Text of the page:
The Vermont House overwhelmingly passed Thursday a sweeping, no-limits abortion bill that makes terminating a pregnancy a “fundamental right” and ensures access to the procedure at every stage of gestation.
H.57 was approved by a vote of 106-36 after legislators defeated a dozen proposed amendments offered by Republicans, including provisions requiring a 48-hour waiting period, parental notification for minors and a cut-off at 24 weeks’ gestation except in medical emergencies.
“I trust women. Therefore I cast my vote in favor of codifying protections Vermonters already have in safeguarding this fundamental reproductive right,” said state Rep. Becca White, Hartford Democrat, in her floor speech.
Meanwhile, Vermont Right to Life executive director Mary Hahn Beerworth blasted Democrats for rejecting “common-sense amendments to protect minor girls, to limit abortions on unborn babies in the later states of development, to provide informed consent (including alternatives to abortion), to provide regulation and inspection of abortion clinics.”
“It is official. The Vermont Democrat Party now holds the dubious distinction of being the party of unlimited, unrestricted and unregulated abortion-on-demand throughout pregnancy,” Ms. Beerworth said in a statement.
The legislation, which now goes to the Democrat-controlled Senate, was seen by some as superfluous, given that Vermont already has no restrictions on abortion, but sponsors argued that the bill was necessary to guarantee the status quo if the Supreme Court overturns the 1973 Roe v. Wade decision.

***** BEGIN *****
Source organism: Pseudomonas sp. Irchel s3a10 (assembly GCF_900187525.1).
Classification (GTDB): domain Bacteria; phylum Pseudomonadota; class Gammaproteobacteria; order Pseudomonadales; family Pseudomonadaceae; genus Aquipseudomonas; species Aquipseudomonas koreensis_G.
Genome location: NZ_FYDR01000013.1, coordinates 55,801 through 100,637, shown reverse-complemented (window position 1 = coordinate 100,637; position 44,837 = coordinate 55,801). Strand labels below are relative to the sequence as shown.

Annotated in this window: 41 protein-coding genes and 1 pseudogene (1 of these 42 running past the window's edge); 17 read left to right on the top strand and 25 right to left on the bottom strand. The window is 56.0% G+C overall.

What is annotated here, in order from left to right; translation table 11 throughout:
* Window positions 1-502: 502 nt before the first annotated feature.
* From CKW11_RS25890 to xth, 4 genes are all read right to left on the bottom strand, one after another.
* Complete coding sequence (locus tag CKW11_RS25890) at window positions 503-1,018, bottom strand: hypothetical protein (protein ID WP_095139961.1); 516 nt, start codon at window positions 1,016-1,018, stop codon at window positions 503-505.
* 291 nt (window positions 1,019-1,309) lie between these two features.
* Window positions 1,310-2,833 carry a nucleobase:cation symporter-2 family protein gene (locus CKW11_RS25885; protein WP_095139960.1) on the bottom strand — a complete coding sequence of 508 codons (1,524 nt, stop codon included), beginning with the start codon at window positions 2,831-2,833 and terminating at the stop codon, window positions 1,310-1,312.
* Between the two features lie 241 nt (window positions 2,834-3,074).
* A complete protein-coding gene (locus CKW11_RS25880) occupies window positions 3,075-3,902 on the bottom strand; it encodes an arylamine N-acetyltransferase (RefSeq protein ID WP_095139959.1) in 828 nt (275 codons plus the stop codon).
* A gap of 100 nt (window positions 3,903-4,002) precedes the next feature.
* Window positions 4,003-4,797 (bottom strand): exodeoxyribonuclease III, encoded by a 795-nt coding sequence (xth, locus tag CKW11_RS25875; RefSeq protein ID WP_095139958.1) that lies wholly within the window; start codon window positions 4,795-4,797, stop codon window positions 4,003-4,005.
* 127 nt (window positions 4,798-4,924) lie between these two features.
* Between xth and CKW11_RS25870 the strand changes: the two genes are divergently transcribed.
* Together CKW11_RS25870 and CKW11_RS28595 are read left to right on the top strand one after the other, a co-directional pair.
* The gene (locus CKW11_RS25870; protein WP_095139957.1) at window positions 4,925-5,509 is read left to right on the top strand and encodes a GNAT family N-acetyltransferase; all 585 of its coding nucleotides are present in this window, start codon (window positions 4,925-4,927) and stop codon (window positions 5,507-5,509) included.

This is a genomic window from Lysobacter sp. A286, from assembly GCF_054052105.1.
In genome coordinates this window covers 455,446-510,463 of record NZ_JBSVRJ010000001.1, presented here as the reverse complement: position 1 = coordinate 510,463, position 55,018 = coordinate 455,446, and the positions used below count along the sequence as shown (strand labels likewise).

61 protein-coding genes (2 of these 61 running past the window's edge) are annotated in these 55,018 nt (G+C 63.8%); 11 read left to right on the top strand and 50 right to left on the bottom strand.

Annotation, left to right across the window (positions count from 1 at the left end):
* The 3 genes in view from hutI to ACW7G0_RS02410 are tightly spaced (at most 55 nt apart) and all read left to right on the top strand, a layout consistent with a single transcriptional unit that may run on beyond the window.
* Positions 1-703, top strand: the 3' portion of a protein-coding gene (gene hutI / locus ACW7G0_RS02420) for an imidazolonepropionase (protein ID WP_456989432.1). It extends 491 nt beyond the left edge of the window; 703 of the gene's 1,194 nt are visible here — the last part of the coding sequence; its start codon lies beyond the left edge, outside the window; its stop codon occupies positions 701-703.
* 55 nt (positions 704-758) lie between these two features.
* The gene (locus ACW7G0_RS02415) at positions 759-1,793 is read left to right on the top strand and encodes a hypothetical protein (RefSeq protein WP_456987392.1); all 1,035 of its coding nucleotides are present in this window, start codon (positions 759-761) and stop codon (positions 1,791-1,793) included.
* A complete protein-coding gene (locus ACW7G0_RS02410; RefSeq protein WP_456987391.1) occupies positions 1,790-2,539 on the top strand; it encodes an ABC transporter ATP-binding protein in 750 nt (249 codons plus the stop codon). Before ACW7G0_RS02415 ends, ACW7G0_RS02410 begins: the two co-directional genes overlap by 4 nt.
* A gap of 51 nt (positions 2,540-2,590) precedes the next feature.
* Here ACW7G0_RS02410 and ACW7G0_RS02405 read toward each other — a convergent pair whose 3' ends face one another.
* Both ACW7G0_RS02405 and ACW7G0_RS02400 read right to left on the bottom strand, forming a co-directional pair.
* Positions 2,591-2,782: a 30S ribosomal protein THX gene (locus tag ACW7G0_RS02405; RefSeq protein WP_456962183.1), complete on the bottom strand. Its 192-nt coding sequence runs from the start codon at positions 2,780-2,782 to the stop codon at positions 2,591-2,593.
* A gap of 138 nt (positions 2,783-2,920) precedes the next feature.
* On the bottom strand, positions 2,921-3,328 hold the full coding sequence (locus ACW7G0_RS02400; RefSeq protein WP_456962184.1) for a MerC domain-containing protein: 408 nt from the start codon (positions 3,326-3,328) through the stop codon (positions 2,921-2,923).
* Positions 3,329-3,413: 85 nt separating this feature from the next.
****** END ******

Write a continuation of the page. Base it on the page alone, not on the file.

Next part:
“We cannot sit still when reproductive rights are under attack across the country,” said the Vermont House Democrats in a Thursday tweet.
The Vermont legislation is viewed as the most far-reaching of this year’s state bills aimed at erecting a bulwark against President Trump’s judicial appointments.
That includes the New York and Virginia measures, which only allowed late-term abortions to protect the health of the pregnant woman. Pro-lifers pooh-pooh such restrictions though, pointing out that “health exceptions” include mental and emotional health.
The New York bill was signed into law last month, while the Virginia measure was killed by Republicans in committee. Other states seeking to expand abortion access and codify it into state law include Illinois, New Mexico and Rhode Island.
The Vermont bill also forbids government entities from interfering with abortion access and law enforcement from prosecuting “any individual” — doctor or otherwise — who performs or attempts an abortion.
During the floor debate, state Rep. Anne Donahue, Northfield Republican, argued that a parental-notification amendment was “not about limiting access. This is about protecting children — protecting those who are not yet at the point of having full maturity to make a decision,” according to WCAX3 in Burlington.
Countered state Rep. Robin Chesnut-Tangerman, Middletown Springs Progressive: “To require a young woman to turn to her family is not necessarily in her welfare.”
Pro-life advocates argued that the absence of restrictions, including the provision allowing abortion providers who aren’t doctors, could pave the way for cases like Kermit Gosnell, the Philadelphia abortionist convicted of murdering three newborns, but legislators rejected an amendment requiring increased safety and inspection standards for abortion facilities.
“This bill doesn’t have any bumpers around it,” said Minority Leader Pattie McCoy, Poultney Republican, in VTDigger. “I’d like to see some bumpers.”
Gov. Phil Scott, a pro-choice Republican, has said he supports protecting abortion access but without saying whether he would sign a specific bill.